Below are the most common accessories used by beginning CCD imagers to make life under the stars a little easier.
Dew Shields and Heaters
Moisture forming on the front lens of a Schmidt-Cassegrain telescope can easily ruin a CCD imaging session (or even visual observation, for that matter). A dew shield fits onto the front of the telescope preventing dew from forming on the lens. Even in a dry climate dew shields can be handy. They work well as lens shades to block stray light and they can help balance a rear-heavy telescope. For HyperStar imaging, with the camera at the front of the telescope, Astrozap makes notched dew shields that allow cables from the camera to easily be routed out of the shield.
If the moisture level is high enough, even the dew shield will not be enough and a dew heater is required. A dew heater consists of a strip that wraps around the outside of the scope and heats the corrector plate to just above ambient temperature, preventing dew from forming.
Speed and field of view are critical to CCD imaging. Since the objects being imaged are faint, exposure times can be long, and any way of shortening them is always a benefit. Also, many of the objects being imaged are large and a wider field of view is a definite advantage. Focal reducers are lenses which shorten the focal length of a telescope and at the same time decrease the focal ratio. A smaller focal ratio mean shorter exposures and faster imaging.
Focal reducers are usually rated by a compression factor, usually something like 0.63x. This means that the focal length and focal ratio are shortened to 63% of their original values. Often, if intended for a specific telescope, this value is simply given as the resulting focal ratio. For example, since most Schmidt-Cassegrain telescopes have a focal ratio of f/10, 0.63x reducers are called f/6.3 reducers. However, this reducer used on an f/11 telescope will give an f/7 focal ratio.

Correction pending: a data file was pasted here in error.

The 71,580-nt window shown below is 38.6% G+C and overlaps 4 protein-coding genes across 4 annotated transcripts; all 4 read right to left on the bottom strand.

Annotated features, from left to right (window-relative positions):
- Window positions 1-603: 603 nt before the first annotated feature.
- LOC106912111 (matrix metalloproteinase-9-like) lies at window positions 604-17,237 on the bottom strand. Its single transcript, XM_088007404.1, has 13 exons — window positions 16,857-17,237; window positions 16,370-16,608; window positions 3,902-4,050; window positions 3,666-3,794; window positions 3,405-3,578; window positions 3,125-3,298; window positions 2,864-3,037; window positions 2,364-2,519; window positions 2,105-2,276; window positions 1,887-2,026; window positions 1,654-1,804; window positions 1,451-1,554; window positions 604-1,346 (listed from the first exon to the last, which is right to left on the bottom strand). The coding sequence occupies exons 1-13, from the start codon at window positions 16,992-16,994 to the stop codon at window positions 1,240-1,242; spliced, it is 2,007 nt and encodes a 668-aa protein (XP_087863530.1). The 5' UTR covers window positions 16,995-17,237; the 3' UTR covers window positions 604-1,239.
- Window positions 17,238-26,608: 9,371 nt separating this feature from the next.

Most Schmidt-Cassegrain telescopes have options for 0.63x or 0.33x (f/6.3 and f/3.3) focal reducers. Many refractors and other types of telescopes have 0.75x reducers available. Other types of reducers are available, 0.5x and 0.4x being other common values for compression factors. The ultimate in focal reduction for a Schmidt-Cassegrain telescope is Starizona’s HyperStar lens, which converts the telescope from f/10 to f/2, making the telescope 25 times faster photographically! The field of view also becomes 5 times wider than the native telescope.
Above: Focal reducers come in a variety of types. Some thread into the nose of a CCD, some attach to the rear of a scope, and some even replace the secondary mirror on a SCT.
Focusing is one of the trickiest tasks facing a CCD imager, but it need not be too difficult. The use of a motorized focuser is often helpful in that it eliminates the vibration induced by the imager’s hand touching the telescope. Also, since you need to watch the computer screen during the focusing process, it is sometimes helpful to be a few feet away from the telescope; motorized focusers allow you to be some distance away from the telescope, watching the computer screen and focusing without having to run back and forth from computer to scope between each focus adjustment.
For the ultimate in ease of use, an autofocuser will do all the work for you. Autofocusers interface with the computer and use the output from the CCD camera to determine the best focus point. They automatically drive the motorized focuser and achieve precise focus faster than could be done by hand. Often, autofocusers will incorporate features such as a digital readout for repeatable focusing using different filters or optical setups, and temperature compensating software that will change focus based on the known expansion or contraction of the optical system during the course of the night.